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Group Therapy

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Album Review

One of the few trance acts to sustain their anthemic sound over an entire album, British production outfit Above & Beyond have a lot to live up to following their 2006 debut, Tri-State, which is widely recognized as one of the genre's landmark albums of the last decade. Opening with a similar orchestral instrumental ("Filmic") as its predecessor, and with former Faithless vocalist Zoe Johnston and regular collaborator Richard Bedford back on board, sophomore album Group Therapy doesn't exactly make much effort to shy away from their previous winning formula. There are the twinkling Robert Miles-style dream-trance numbers ("Alchemy," "On My Way to Heaven"), the epic Balearic club bangers that prompted Madonna to use their remix of "What It Feels Like for a Girl" as the official single ("Sun & Moon," "Sweetest Heart"), and nods to the old skool on the acid house beats of "Giving It Out" and the early-'90s ambient electronica of "Sun in Your Eyes." But as lushly produced as these are, the Anjunabeats label founders only begin to justify their pioneering reputation when they attempt to push their floor-filling boundaries, as on the dirty electro basslines, stop/start rhythms, and Calvin Harris-ish stadium riffs of "Thing Called Love"; the lolloping synths and progressive trance vibes of "Black Room Boy," which also features a rare vocal from the trio's Tony McGuinness; and the euphoric tribal chanting of the midway instrumental, "Prelude" — while their chillout potential is fully realized on the gorgeous "Only a Few Things," an Air-inspired slice of downtempo mood music perfectly suited to Johnston's ethereal Judie Tzuke-esque vocals. Five years after their innovative first offering, Group Therapy feels like Above & Beyond are playing catch-up. But although there's little here to suggest the Queen of Pop might come calling for a second time, it's still an often hypnotic and uplifting listen that proves the trance genre is capable of transcending its super-club roots. ~ Jon O'Brien, Rovi

Customer Reviews

Great Album

This album definitely met up to my expectations. The whole album is a good listen. Thanks A&B!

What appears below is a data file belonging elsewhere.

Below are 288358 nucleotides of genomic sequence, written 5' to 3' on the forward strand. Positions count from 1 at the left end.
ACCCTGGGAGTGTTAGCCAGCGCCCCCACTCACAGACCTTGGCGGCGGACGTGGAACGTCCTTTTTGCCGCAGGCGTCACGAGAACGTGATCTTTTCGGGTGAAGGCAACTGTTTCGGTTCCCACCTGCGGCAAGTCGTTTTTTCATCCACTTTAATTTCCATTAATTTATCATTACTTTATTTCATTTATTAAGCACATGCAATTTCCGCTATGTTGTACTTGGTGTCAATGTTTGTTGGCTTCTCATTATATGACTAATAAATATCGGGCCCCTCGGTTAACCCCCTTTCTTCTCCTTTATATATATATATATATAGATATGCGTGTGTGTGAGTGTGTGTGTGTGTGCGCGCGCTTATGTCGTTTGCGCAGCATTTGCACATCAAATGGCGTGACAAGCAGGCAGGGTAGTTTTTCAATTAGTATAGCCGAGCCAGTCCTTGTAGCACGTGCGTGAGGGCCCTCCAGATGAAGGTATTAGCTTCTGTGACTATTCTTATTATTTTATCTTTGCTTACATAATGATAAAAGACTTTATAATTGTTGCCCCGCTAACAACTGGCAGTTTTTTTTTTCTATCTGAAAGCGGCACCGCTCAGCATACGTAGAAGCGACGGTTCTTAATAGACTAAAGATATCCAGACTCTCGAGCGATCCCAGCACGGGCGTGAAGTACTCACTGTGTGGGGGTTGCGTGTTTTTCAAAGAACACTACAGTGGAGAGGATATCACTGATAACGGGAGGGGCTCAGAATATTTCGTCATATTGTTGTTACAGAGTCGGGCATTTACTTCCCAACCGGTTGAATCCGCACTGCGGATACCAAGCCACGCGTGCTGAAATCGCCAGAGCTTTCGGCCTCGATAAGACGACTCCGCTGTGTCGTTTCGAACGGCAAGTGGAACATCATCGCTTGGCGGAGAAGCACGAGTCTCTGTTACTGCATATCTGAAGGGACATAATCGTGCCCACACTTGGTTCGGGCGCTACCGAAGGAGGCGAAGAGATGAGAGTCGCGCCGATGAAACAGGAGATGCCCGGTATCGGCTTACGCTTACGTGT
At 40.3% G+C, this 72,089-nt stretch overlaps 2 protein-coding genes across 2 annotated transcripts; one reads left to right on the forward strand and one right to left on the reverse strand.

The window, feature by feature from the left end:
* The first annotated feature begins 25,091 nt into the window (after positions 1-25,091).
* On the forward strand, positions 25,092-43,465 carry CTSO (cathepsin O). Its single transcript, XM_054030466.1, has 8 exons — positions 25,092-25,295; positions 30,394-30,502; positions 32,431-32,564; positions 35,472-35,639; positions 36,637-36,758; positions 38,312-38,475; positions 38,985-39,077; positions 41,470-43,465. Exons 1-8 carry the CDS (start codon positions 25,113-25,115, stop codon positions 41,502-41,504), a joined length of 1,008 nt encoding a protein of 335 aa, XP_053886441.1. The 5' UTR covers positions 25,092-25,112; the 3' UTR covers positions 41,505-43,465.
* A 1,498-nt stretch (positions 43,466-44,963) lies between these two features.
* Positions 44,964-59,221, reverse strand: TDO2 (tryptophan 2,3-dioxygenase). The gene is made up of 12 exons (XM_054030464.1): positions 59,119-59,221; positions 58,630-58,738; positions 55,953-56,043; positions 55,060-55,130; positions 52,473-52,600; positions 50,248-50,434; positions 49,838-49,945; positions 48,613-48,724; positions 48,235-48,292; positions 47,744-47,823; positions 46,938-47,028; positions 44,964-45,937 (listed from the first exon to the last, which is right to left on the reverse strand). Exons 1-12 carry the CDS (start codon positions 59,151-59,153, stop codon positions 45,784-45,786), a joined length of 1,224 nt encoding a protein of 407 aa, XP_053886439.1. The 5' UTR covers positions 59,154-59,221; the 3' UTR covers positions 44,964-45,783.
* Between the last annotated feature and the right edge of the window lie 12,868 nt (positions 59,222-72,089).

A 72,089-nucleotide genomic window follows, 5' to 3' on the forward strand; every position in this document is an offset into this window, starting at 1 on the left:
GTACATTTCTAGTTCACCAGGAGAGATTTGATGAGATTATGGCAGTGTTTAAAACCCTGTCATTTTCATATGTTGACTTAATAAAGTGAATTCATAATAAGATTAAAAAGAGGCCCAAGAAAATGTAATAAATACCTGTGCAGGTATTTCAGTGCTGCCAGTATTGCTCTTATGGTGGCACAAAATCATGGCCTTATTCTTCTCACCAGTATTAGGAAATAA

Too much experimenting

I tried to like this album. I really did. However, after about 5 plays of every song, I have to say I am disappointed. This album pales in comparison to Tri-State, and even Mirage had better standout tracks than this. Don't get me wrong, this music is good if you want to just chill and not really think about anything, but it doesn't have the emotion of Above & Beyond's previous tracks.
My first problem would be the vocals. In general, I prefer instrumental to to vocal trance, but there are a bunch of great vocal tracks out there. In regard to Above & Beyond, Can't Sleep, Alone Tonight, and On a Good Day get the formula right - a section of vocals that breaks into an instrumental chorus. On this album, Sun & Moon and Thing Called Love are the only ones that get that right. The other tracks seem to be experimenting in a way where the sound centralizes on vocals, and the synths serve to bolster them. The only song I think this ever worked for is Underworld - Born Slippy (NUXX) and that was made 15 years ago. These songs just dont have that instumental melody that defines trance as a genre. I also just hate Zoe Johnston's voice and Richard Bedford gets a little annoying after a while.
Good songs would be Thing Called Love (but I bought that off Anjunabeats Vol. 8), Sun & Moon is a decent 4 star track - has that characteristic trance melody, but is far too simple. Filmic and Eternal are beautiful, and are amazing intro and outro tracks. The rest of the vocal tracks are terrible though, and Prelude and Sun In Your Eyes are too repetitive, even for progressive.
This is good lounge music with a couple really good tracks on it. I would not recommend it as a trance album however, which is the way it is marketed. Experimenting is good, but only on 1 or 2 tracks. Armin tried to do it as well on Mirage, and it was awful, but he had a bunch of amazing tracks that followed the tried-and-true trance formula. If experimenting and progressing the sound of trance is your thing, I would recommend listening to artists like Arty, or even some of Avicii's trance-y tracks like his remix of Drowning.


I love it.. Words can't describe any further than that.


Formed: 2000 in London, England

Genre: Dance

Years Active: '00s, '10s

One of the most successful trance acts of the 2000s and 2010s, Above & Beyond are a British trio known for their production and remix work, as well as their DJ performances and record label. Founded in 2000 in London, England, the trio is comprised of Jono Grant, Tony McGuinness, and Paavo Siljamäki. Although they garnered early acclaim for a high-profile remix of a Madonna single, Above & Beyond experienced a steady ascent as producers and as a live act. They eventually sold out large venues in...
Full Bio
Group Therapy, Above & Beyond
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  • $9.99
  • Genres: Dance, Music, Trance, Electronic
  • Released: Jun 06, 2011

Customer Ratings